Sarah Goler completed her undergraduate studies in applied physics at Columbia University's School of Engineering and Applied Science and Mathematics. She went on to complete a PhD in Condensed Matter Physics at the Scuola Normale Superiore di Pisa in Italy where she focused on graphene for hydrogen storage using STM, microRaman and CVD processes. She then continued her studies of carbon while completing a postdoctoral position at Columbia University as a member of the Ancient Ink Laboratory. She won a year-long research scientist fellowship with the Italian Academy at Columbia University in 2014/2015 and won the Dan David Prize for young scholars in 2017.
Dr. Theron Rodgers
Sandia National Laboratories Email: firstname.lastname@example.org
Friday, April 20th, 2018 2:30 pm – 3:25 pm Zimmer 413
With the rapid growth of additive manufacturing, rapid solidification phenomena have become increasingly important in the materials community. Recently, we have introduced a novel Monte Carlo-based method of simulating microstructural evolution during process such as additive manufacturing, welding, and thin film solidification. Here, we will discuss recent work with the model including coupling it to thermal conduction simulations, incorporating crystallographic texture, and using synthetic microstructures in simulations of mechanical behavior.
Sandia National Laboratories is a multi-mission laboratory managed and operated by National Technology and Engineering Solutions of Sandia, LLC., a wholly owned subsidiary of Honeywell International, Inc., for the U.S. Department of Energy’s National Nuclear Security Administration under contract DE-NA0003525.
Dr. Yongho Sohn
Professor, Department of Materials Science and Engineering University of Central Florida, Orlando, FL, USA
Friday, April 13th, 2018 2:30 pm – 3:25 pm Zimmer 413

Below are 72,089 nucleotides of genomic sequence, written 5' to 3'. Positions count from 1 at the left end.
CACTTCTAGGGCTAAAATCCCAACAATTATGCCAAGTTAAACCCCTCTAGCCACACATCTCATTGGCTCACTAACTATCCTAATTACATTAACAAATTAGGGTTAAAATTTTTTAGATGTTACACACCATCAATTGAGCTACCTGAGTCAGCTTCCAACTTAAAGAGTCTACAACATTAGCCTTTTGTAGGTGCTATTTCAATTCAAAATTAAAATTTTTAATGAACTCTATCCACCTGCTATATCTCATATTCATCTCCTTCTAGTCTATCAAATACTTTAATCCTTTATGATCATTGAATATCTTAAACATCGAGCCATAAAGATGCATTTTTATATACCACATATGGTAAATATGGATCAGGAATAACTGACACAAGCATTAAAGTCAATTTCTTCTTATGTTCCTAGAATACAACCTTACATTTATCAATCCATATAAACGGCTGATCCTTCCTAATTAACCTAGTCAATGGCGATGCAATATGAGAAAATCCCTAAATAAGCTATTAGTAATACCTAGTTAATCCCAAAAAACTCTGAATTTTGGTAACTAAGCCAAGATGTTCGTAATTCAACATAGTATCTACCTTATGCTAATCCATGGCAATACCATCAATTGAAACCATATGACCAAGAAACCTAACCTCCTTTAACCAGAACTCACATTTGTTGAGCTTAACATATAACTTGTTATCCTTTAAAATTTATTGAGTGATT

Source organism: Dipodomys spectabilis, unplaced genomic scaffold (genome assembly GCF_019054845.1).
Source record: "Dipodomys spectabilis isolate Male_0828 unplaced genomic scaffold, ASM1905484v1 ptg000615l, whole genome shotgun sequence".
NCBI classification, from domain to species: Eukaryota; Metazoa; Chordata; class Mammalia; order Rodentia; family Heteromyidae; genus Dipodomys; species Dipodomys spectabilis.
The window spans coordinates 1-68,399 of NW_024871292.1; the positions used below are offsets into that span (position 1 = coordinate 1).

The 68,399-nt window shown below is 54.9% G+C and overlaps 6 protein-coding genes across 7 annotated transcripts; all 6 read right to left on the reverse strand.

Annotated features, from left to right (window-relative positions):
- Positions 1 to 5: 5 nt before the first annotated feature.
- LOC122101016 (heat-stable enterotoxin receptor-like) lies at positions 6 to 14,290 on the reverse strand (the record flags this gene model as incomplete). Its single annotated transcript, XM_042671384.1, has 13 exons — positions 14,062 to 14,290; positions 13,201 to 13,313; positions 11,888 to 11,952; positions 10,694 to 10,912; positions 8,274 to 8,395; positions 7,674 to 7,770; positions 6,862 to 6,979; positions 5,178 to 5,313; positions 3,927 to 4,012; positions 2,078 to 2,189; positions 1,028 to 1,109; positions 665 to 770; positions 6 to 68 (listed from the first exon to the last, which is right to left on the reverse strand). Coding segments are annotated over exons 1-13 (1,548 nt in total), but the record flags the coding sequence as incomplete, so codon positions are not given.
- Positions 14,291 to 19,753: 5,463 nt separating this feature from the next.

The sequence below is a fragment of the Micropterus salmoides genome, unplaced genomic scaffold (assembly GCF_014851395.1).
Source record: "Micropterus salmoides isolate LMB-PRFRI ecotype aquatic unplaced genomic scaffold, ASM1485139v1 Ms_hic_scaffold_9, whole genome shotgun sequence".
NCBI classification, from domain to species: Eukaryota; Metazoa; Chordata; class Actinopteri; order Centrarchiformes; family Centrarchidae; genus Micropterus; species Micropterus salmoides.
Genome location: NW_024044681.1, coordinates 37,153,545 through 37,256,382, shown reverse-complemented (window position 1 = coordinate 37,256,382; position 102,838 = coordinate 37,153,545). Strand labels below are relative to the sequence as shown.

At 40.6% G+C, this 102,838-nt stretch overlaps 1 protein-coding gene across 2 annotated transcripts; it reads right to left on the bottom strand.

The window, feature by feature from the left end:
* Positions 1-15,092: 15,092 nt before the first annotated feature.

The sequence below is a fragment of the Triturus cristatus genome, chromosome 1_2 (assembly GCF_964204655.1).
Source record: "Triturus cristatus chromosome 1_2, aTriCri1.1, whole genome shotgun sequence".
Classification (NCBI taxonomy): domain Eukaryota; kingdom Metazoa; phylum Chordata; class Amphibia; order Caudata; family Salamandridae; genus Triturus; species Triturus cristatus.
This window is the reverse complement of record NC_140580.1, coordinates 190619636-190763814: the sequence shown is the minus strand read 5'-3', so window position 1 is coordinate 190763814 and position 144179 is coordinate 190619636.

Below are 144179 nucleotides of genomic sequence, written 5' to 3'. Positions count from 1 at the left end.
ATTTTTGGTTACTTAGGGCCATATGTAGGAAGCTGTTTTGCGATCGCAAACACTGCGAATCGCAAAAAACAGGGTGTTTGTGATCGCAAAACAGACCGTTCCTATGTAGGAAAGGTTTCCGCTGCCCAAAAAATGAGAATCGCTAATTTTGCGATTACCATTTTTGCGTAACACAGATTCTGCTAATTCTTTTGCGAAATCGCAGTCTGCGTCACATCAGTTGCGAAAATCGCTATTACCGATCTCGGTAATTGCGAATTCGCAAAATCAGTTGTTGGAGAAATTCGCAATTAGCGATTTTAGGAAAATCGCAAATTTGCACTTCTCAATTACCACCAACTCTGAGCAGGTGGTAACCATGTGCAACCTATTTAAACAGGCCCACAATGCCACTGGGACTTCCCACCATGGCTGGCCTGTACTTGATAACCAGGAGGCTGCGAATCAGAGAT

Additive manufacturing of metallic alloys is emerging as a disruptive technology to produce net- shape components with nearly unlimited geometrical complexity and customization. This technology also represents an opportunity to design new and modified alloys that can desensitize inherent process variables and take advantage of thermo-kinetic environments associated with additive manufacturing. In this presentation, in-laboratory, hands-on, closed-loop research capability of gas atomization and selective laser melting for alloy development established at UCF will be introduced. Exploration and optimization of process parameters will be documented for gas atomization (e.g., flow rate, atomizing pressure, melt temperature and orifice temperature) and selective laser melting (e.g., laser power, scanning speed, hatch spacing and slice thickness) using microstructure and mechanical properties. Demonstrative results from commercially available and new/modified Al-, Ni-, and Fe-alloys will be discussed to identify scientific understanding required to mature additive manufacturing technology including solidification, micro-segregation, homogenization, and precipitation via multicomponent phase equilibria and diffusion.
Dr. Yongho Sohn is a Pegasus Professor of Materials Science and Engineering, and Associate Director for Materials Characterization Facility (MCF) at University of Central Florida. MCF is a FL-state user facility for academics and industry with over $20M in analytical instrumentation and 3 full-time staff engineers. He received his B.S. with honors and M.S. from Worcester Polytechnic Institute, Worcester, MA in mechanical and materials engineering, respectively. He graduated in 1999 with a Ph.D. in materials science and engineering from Purdue University and spent two years as a post-doctoral research scholar at the University of Connecticut. He joined University of Central Florida in 2001 as an assistant professor. His research and teaching interests includes microstructural analysis and control, multicomponent intrinsic and
interdiffusion in multiphase alloys, powder processing and additive manufacturing, thermal barrier coatings and other protective metallic/ceramic coatings, and light-weight metallic alloys and metal-matrix composites. He has published 8 book chapters, over 140 journal papers and 60 proceedings papers. He gave over 400 presentations including 100 invited lectures at conferences around the globe. He is a Fellow of ASM International (FASM), recipient of NSF CAREER Award (2003), Outstanding Materials Engineer Award from Purdue University (2016), UCF’s 2017, 2012 and 2006 research incentive awards, UCF’s 2007 and 2013 teaching incentive award. He is an associate editor for Journal of Phase Equilibria and Diffusion and a member of editorial board for Metallurgical and Materials Transactions. He has supervised to completion, 11 Ph.D. students, 29 M.S. students and 8 post-doctoral scholars, and currently supervises 4 Ph.D. students, 1 research associate, and 4 undergraduate research assistants. Details on his research and teaching activities can be found at http://mse.ucf.edu/sohn.